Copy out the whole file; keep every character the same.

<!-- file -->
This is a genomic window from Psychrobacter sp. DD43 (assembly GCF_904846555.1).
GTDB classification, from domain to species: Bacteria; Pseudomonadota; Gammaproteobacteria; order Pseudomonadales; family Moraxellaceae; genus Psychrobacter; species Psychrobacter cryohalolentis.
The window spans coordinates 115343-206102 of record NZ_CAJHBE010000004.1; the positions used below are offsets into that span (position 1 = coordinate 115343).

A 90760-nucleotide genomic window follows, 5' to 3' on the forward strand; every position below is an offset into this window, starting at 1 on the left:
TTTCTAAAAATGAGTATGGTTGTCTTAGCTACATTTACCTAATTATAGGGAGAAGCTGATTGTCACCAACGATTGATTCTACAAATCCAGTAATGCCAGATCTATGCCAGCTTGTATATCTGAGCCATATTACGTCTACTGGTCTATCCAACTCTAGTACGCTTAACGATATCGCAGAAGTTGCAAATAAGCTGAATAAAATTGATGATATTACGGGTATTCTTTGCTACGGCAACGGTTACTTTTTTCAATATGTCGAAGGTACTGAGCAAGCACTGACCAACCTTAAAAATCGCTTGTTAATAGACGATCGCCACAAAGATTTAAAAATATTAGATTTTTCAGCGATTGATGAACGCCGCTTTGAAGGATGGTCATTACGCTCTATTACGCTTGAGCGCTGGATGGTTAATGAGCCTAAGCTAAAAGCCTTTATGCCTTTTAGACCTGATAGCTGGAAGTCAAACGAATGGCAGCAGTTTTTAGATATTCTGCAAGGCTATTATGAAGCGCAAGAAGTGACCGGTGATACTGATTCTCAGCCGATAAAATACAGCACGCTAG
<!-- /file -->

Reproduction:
This is a genomic window from Psychrobacter sp. DD43 (assembly GCF_904846555.1).
GTDB classification, from domain to species: Bacteria; Pseudomonadota; Gammaproteobacteria; order Pseudomonadales; family Moraxellaceae; genus Psychrobacter; species Psychrobacter cryohalolentis.
The window spans coordinates 115343-206102 of record NZ_CAJHBE010000004.1; the positions used below are offsets into that span (position 1 = coordinate 115343).

A 90760-nucleotide genomic window follows, 5' to 3' on the forward strand; every position below is an offset into this window, starting at 1 on the left:
TTTCTAAAAATGAGTATGGTTGTCTTAGCTACATTTACCTAATTATAGGGAGAAGCTGATTGTCACCAACGATTGATTCTACAAATCCAGTAATGCCAGATCTATGCCAGCTTGTATATCTGAGCCATATTACGTCTACTGGTCTATCCAACTCTAGTACGCTTAACGATATCGCAGAAGTTGCAAATAAGCTGAATAAAATTGATGATATTACGGGTATTCTTTGCTACGGCAACGGTTACTTTTTTCAATATGTCGAAGGTACTGAGCAAGCACTGACCAACCTTAAAAATCGCTTGTTAATAGACGATCGCCACAAAGATTTAAAAATATTAGATTTTTCAGCGATTGATGAACGCCGCTTTGAAGGATGGTCATTACGCTCTATTACGCTTGAGCGCTGGATGGTTAATGAGCCTAAGCTAAAAGCCTTTATGCCTTTTAGACCTGATAGCTGGAAGTCAAACGAATGGCAGCAGTTTTTAGATATTCTGCAAGGCTATTATGAAGCGCAAGAAGTGACCGGTGATACTGATTCTCAGCCGATAAAATACAGCACGCTAG